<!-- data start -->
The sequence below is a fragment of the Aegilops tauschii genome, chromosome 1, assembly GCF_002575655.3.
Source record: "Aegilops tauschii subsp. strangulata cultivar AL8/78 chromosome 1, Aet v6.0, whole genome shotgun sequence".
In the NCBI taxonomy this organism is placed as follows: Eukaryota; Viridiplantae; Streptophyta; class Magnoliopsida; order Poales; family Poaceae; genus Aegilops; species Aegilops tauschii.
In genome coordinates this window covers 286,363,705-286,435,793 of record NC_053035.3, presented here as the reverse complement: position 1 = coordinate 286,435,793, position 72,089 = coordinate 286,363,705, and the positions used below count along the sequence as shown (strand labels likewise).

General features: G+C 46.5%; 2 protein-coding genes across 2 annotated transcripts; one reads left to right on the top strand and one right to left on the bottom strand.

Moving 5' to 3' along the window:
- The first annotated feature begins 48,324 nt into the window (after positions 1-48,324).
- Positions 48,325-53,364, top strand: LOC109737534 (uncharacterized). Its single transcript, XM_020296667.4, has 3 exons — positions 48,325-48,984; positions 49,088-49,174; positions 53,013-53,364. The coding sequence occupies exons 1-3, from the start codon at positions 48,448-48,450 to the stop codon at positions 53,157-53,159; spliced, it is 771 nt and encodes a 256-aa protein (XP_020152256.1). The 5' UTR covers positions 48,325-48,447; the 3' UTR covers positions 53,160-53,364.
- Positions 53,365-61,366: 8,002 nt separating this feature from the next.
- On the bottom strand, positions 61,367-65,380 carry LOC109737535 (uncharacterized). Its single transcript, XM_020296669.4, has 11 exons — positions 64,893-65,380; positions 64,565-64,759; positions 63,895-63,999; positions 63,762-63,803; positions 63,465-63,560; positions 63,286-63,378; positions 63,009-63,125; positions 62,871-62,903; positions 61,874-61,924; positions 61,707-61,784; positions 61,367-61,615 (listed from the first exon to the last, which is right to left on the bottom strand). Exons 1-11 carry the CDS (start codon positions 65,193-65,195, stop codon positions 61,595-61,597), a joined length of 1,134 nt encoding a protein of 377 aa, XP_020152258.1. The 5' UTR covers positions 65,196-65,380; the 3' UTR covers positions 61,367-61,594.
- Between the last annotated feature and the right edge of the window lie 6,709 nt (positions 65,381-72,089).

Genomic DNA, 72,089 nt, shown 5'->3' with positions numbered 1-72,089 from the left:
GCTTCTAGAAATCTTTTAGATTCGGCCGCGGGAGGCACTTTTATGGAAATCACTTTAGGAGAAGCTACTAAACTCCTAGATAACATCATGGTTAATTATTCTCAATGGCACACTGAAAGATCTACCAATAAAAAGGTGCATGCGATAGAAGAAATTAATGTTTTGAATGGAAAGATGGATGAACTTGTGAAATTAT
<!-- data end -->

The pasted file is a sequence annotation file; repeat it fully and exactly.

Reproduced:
The sequence below is a fragment of the Aegilops tauschii genome, chromosome 1, assembly GCF_002575655.3.
Source record: "Aegilops tauschii subsp. strangulata cultivar AL8/78 chromosome 1, Aet v6.0, whole genome shotgun sequence".
In the NCBI taxonomy this organism is placed as follows: Eukaryota; Viridiplantae; Streptophyta; class Magnoliopsida; order Poales; family Poaceae; genus Aegilops; species Aegilops tauschii.
In genome coordinates this window covers 286,363,705-286,435,793 of record NC_053035.3, presented here as the reverse complement: position 1 = coordinate 286,435,793, position 72,089 = coordinate 286,363,705, and the positions used below count along the sequence as shown (strand labels likewise).

General features: G+C 46.5%; 2 protein-coding genes across 2 annotated transcripts; one reads left to right on the top strand and one right to left on the bottom strand.

Moving 5' to 3' along the window:
- The first annotated feature begins 48,324 nt into the window (after positions 1-48,324).
- Positions 48,325-53,364, top strand: LOC109737534 (uncharacterized). Its single transcript, XM_020296667.4, has 3 exons — positions 48,325-48,984; positions 49,088-49,174; positions 53,013-53,364. The coding sequence occupies exons 1-3, from the start codon at positions 48,448-48,450 to the stop codon at positions 53,157-53,159; spliced, it is 771 nt and encodes a 256-aa protein (XP_020152256.1). The 5' UTR covers positions 48,325-48,447; the 3' UTR covers positions 53,160-53,364.
- Positions 53,365-61,366: 8,002 nt separating this feature from the next.
- On the bottom strand, positions 61,367-65,380 carry LOC109737535 (uncharacterized). Its single transcript, XM_020296669.4, has 11 exons — positions 64,893-65,380; positions 64,565-64,759; positions 63,895-63,999; positions 63,762-63,803; positions 63,465-63,560; positions 63,286-63,378; positions 63,009-63,125; positions 62,871-62,903; positions 61,874-61,924; positions 61,707-61,784; positions 61,367-61,615 (listed from the first exon to the last, which is right to left on the bottom strand). Exons 1-11 carry the CDS (start codon positions 65,193-65,195, stop codon positions 61,595-61,597), a joined length of 1,134 nt encoding a protein of 377 aa, XP_020152258.1. The 5' UTR covers positions 65,196-65,380; the 3' UTR covers positions 61,367-61,594.
- Between the last annotated feature and the right edge of the window lie 6,709 nt (positions 65,381-72,089).

Genomic DNA, 72,089 nt, shown 5'->3' with positions numbered 1-72,089 from the left:
GCTTCTAGAAATCTTTTAGATTCGGCCGCGGGAGGCACTTTTATGGAAATCACTTTAGGAGAAGCTACTAAACTCCTAGATAACATCATGGTTAATTATTCTCAATGGCACACTGAAAGATCTACCAATAAAAAGGTGCATGCGATAGAAGAAATTAATGTTTTGAATGGAAAGATGGATGAACTTGTGAAATTAT